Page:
When the black swans chase away the bulls
A look at the vocabulary of financial turmoil.
A silver lining in the market turmoil of recent weeks – let’s hope it settles down by the time you see this, dear reader – is that such upheavals let word lovers review some of the colorful vocabulary used in financial markets. (And no, I don’t mean just things like “@#$%&!”)
In a recent BuzzWord post, Kerry Maxwell, at the Macmillan website, led with unicorn.
For centuries, a unicorn was an imaginary single-horned horse. Its native habitat was the tapestry. There was a semantic neatness to unicorn that pleased lexicographers: one word, one clear meaning. Unicorns did not actually exist, but at least everyone knew what they were.
But that’s changed. Unicorn is now “the accepted description for a newly started company, usually no more than ten years old, which has come to achieve a valuation of $1 billion ... or more,” says Ms. Maxwell.
So now imaginary unicorns share dictionary space with financial ones. Venture capitalist Aileen Lee gets credit for this new sense of the word.
And since a billion dollars isn’t what it used to be, we’re now hearing about decacorns, imaginary horses with 10 horns, to refer to start-ups worth $10 billion or more.
I feel like drawing a line here. A 10-horned horse is imaginary even within the realm of fantasy.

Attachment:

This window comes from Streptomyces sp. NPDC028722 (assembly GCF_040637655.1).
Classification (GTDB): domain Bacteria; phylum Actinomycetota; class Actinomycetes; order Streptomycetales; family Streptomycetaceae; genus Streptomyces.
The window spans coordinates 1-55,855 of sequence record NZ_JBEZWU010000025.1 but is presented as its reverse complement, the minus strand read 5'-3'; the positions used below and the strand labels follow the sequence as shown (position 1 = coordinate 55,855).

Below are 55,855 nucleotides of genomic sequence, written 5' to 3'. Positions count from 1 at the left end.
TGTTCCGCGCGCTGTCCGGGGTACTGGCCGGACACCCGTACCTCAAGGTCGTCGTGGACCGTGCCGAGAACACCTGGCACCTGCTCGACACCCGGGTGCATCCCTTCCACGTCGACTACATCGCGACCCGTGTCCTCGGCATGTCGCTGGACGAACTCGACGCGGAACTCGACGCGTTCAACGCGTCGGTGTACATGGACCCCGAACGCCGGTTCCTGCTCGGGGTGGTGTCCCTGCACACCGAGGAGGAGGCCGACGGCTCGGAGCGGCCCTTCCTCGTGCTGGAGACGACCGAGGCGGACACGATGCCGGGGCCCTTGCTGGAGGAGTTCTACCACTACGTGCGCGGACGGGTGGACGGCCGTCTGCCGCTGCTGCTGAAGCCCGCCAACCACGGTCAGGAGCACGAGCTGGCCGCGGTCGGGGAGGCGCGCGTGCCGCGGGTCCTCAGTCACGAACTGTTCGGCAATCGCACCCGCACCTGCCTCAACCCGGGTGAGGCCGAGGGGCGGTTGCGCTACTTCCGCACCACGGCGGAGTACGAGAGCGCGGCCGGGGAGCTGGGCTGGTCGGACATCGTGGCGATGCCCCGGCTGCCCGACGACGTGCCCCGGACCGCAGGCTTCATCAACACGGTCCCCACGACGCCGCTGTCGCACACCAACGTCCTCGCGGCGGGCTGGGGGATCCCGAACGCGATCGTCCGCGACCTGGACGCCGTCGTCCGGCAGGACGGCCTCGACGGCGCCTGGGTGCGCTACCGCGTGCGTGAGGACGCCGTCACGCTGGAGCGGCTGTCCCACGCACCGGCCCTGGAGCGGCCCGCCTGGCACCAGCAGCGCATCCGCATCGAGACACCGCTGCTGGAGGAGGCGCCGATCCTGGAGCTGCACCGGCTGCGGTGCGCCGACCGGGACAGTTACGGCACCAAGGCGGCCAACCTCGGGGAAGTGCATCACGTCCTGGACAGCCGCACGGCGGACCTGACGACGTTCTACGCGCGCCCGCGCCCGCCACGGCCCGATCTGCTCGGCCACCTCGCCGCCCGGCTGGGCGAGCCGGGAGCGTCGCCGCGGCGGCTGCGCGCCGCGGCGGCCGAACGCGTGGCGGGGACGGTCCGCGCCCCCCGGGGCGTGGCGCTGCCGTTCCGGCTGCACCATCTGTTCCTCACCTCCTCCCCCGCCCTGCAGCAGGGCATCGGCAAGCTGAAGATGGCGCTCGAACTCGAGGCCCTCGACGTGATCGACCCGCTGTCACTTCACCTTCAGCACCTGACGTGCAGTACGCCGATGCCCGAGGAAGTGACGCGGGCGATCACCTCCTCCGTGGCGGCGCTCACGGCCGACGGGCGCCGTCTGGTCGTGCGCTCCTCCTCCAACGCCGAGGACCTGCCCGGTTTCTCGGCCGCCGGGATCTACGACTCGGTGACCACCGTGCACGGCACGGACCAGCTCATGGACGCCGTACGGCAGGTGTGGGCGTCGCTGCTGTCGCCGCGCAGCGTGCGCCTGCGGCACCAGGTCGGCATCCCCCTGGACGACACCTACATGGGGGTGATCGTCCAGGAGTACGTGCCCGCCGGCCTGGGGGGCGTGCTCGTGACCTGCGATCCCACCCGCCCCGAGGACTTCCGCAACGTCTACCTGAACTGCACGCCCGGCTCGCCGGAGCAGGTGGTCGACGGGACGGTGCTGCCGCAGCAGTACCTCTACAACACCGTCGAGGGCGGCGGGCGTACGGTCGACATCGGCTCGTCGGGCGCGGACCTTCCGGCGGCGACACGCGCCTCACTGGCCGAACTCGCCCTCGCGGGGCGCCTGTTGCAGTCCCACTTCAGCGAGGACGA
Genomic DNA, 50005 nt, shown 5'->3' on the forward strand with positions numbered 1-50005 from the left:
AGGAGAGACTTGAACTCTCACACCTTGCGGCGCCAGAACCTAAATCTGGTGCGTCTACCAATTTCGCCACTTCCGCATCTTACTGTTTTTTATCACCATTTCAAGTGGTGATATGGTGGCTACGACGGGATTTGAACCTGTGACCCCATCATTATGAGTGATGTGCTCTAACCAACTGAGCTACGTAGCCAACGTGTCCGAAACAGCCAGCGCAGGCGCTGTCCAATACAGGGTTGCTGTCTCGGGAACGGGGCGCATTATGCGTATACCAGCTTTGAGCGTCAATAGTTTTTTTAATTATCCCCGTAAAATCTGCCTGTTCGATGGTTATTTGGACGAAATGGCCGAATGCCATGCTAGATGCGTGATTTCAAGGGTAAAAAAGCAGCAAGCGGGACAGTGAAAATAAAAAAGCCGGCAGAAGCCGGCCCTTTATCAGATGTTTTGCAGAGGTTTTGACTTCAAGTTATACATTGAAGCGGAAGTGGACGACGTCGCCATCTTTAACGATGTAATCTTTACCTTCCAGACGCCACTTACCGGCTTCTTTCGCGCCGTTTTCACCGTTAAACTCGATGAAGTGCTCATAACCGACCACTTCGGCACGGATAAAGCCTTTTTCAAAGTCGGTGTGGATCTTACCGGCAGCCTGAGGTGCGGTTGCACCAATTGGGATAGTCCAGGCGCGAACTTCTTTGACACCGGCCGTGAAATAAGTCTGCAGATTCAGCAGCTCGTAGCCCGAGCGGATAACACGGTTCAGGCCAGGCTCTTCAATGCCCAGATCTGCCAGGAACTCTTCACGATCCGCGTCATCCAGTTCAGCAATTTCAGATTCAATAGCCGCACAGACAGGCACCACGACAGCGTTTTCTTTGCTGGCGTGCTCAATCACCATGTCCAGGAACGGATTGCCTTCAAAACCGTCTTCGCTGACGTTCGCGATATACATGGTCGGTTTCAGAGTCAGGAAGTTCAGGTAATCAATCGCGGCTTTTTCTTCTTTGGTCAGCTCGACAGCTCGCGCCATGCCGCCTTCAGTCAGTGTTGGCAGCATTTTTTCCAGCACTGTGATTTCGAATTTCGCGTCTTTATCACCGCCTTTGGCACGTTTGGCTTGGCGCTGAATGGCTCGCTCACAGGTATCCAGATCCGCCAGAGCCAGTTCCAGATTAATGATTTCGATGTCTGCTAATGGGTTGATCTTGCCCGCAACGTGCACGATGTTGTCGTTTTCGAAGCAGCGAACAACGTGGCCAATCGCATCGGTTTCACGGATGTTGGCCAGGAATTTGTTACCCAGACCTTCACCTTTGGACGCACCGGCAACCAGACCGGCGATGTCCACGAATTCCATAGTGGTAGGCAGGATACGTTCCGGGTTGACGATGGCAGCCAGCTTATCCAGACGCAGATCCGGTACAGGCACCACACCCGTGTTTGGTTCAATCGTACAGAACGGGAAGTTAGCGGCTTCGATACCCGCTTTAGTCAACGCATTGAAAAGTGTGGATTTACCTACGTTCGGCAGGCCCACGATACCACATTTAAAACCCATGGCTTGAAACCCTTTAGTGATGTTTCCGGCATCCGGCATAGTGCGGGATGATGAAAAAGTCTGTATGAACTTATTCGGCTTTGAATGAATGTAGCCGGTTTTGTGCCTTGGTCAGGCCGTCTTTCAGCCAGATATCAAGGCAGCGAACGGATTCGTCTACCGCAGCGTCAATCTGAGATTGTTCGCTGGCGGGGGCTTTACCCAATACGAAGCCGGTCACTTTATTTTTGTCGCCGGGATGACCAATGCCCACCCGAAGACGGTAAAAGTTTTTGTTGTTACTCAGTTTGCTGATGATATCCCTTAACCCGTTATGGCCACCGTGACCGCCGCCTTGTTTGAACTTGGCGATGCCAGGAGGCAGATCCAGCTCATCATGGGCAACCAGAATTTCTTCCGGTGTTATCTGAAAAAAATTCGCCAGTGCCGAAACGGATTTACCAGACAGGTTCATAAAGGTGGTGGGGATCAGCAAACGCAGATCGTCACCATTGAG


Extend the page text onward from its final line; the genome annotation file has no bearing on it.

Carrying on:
But what about other animals? Bulls conventionally are the mascot for market optimists and bears for pessimists. A recent cover of Bloomberg Businessweek featured a “group photo” of bears of various colors and sizes. It didn’t take much explaining.
Then there’s the deer market. The metaphor there is the proverbial “deer caught in the headlights” of a car, immobilized with fear. WiseGeek explains that deer market investors typically “do not initiate much buying, selling or trading of stocks and bonds.”
And the black swan: Some dictionaries define it first as, well, a swan with black feathers. In the financial sense, it’s “an extremely rare and unexpected event that has significant consequences,” as Word Spy puts it.
This usage is credited to Nassim Nicholas Taleb’s 2001 book, “Fooled by Randomness.” Word Spy offers a vivid example, from 2011, rooted in events now in our rearview mirror: “Black swans are, of course, those highly improbable but painfully consequential events that strike from the blue – or from the streets of Cairo, or from an offshore oil rig, or from a poorly designed car part.”
There’s an older sense of black swan, though. The Oxford English Dictionary has an example it traces to 1398: “no man findiþ [findeth] a blak swan.”
In 14th-century England, a black swan was as rare as a unicorn; that is, nonexistent. The black swan that is an actual bird is found in Australia, though it has been introduced elsewhere. Now we have “real” unicorns, creating wealth, and “real” black swans, wreaking havoc. Let’s hope we have enough of the former so that the latter don’t chase all the bulls away.